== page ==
Metro Vancouver litter study shows how COVID has changed litter
Metro Vancouver residents threw away about 260 million face masks in 2021, more than double the previous year’s total, according to the regional district’s latest waste composition study.
The rise in mask use is one of many notable pandemic-related trends seen in the region’s litter.
In 2020, for example, the number of disposable cups residents threw away fell from 2018 levels, from 262 million (102 per person) to 174 million (64 per person).
Large swaths of society staying at home meant fewer reasons to buy coffee and other drinks to go.
In 2021, the number of disposable cups in the region’s bins rebounded to 271 million (98 per person due to population growth).
Single-use take-out containers experienced the opposite trend. Metro Vancouver residents threw away 259 million in 2020 as restaurants closed to in-person dining for part of the year. This was a significant increase from 2018, when 179 million people were wiped out, but totals returned to pre-pandemic levels in 2021.
It’s not just what people have thrown away that has changed because of COVID-19, according to Terry Fulton, senior project engineer for Metro Vancouver’s solid waste management services team. The places where waste was dumped also changed significantly.
“What we noticed in 2020 is – unsurprisingly – there was a lot less business coming as people were spending a lot more time at home, and that led to a change in the mix (of waste),” Fulton told CTV News.
Now that more people have returned to offices and almost all COVID-19 restrictions have ended, he said the region’s waste disposal patterns have largely returned to normal.
Fulton touted the return to pre-pandemic habits as “an opportunity” to reduce waste, citing retail shopping bags as an example.
At the start of the pandemic, the use of bags increased, with many stores temporarily banning customers from bringing their own reusable bags for fear of virus transmission on surfaces.
In 2021, bag usage remained high, although few, if any, stores maintained such bans.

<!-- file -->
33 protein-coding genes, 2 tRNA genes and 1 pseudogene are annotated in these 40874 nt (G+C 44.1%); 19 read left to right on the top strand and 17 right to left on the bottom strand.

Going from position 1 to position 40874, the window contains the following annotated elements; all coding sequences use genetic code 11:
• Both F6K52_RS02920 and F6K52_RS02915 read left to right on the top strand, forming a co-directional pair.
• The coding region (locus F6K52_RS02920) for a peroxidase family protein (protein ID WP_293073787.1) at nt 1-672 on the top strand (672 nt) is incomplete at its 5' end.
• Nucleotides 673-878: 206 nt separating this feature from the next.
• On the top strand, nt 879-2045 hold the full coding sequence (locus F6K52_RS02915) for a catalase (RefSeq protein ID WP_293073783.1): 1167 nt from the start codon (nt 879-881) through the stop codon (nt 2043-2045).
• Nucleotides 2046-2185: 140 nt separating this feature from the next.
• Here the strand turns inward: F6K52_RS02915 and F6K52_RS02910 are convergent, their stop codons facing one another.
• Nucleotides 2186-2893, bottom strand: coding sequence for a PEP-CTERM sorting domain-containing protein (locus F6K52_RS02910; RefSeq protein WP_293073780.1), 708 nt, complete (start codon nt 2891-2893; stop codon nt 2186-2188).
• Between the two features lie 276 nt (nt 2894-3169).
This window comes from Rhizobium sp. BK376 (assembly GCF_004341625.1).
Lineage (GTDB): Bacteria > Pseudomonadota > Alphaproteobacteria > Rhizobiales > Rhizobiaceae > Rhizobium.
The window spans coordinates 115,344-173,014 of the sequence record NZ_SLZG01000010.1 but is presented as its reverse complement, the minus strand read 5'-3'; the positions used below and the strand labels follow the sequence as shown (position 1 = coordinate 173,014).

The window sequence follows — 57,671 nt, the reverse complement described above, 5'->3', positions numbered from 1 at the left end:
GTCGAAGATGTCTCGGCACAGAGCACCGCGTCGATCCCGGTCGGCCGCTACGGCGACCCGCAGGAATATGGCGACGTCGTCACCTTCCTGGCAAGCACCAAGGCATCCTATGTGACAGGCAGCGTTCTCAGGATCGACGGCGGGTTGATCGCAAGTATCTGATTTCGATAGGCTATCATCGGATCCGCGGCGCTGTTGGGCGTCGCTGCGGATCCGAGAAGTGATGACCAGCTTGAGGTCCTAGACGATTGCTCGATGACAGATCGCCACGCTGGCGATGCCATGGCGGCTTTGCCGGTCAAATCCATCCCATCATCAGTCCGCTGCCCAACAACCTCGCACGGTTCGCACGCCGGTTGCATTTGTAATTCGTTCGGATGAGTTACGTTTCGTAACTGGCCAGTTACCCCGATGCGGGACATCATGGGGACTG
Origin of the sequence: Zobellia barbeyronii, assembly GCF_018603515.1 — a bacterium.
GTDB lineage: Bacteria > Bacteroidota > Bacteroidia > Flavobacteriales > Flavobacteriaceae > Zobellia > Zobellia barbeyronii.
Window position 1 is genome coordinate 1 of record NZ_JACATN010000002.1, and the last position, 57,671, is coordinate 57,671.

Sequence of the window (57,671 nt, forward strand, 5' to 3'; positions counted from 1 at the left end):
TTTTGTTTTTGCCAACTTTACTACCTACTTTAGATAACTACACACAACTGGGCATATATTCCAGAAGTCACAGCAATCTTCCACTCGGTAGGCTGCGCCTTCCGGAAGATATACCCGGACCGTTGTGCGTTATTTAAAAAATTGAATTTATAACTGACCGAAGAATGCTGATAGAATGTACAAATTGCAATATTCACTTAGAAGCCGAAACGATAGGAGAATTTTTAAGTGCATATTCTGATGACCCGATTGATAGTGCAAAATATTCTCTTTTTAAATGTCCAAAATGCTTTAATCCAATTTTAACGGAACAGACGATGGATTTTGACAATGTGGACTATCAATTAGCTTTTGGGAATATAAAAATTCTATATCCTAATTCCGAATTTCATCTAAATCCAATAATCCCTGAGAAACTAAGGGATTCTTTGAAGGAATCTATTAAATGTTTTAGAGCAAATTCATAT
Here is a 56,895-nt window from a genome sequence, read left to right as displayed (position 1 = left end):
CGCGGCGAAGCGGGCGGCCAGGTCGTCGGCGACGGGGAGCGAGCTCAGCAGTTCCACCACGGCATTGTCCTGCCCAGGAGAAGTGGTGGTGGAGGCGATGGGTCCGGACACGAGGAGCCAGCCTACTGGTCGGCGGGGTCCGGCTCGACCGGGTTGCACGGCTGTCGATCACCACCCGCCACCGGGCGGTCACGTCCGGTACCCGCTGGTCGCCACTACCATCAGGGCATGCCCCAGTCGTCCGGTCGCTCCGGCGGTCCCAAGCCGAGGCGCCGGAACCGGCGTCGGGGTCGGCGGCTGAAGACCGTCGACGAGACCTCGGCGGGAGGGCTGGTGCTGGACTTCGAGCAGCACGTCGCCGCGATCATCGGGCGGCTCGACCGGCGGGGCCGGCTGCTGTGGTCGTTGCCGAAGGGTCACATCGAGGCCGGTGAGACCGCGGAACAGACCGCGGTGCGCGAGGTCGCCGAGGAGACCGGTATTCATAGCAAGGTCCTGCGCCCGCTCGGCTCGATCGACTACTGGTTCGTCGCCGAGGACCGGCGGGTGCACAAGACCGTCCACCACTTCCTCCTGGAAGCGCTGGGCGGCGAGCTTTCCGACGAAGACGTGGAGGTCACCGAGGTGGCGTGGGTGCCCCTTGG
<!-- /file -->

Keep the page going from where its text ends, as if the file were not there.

“Now that residents can once again bring their own reusable bags and reusable cups, we encourage residents to continue these habits,” Fulton said.
This, along with other actions like saying no to disposable utensils and straws, “can go a long way toward reducing our single-use items and reducing our overall waste,” he added.
Face masks, of course, are also disposable, but Fulton said they only accounted for a small proportion of Metro Vancouver’s waste in 2021, even though mandates have driven their numbers up.
“Personal protective equipment only accounts for a small fraction – less than one percent – of all waste disposed (in Metro Vancouver), but it’s something we’ll be keeping an eye on. future,” Fulton said.
He noted that studies on the composition of waste are “a snapshot in time” and said it’s no surprise that the number of masks thrown away in 2021 is much higher than in 2020.
Metro Vancouver’s 2020 waste composition study was conducted before masks were made mandatory in all indoor public spaces in British Columbia, while the 2021 study was conducted in December and January , near the peak of the Omicron wave and after nearly a full year of mask mandates.
In 2022, with masks recommended but no longer mandatory, the number seen in our bins is likely to drop again.
“We do studies on the composition of waste every year and we will certainly continue to look at personal protective equipment in future studies and see how that changes as we no longer have things like mask mandates,” said Fulton.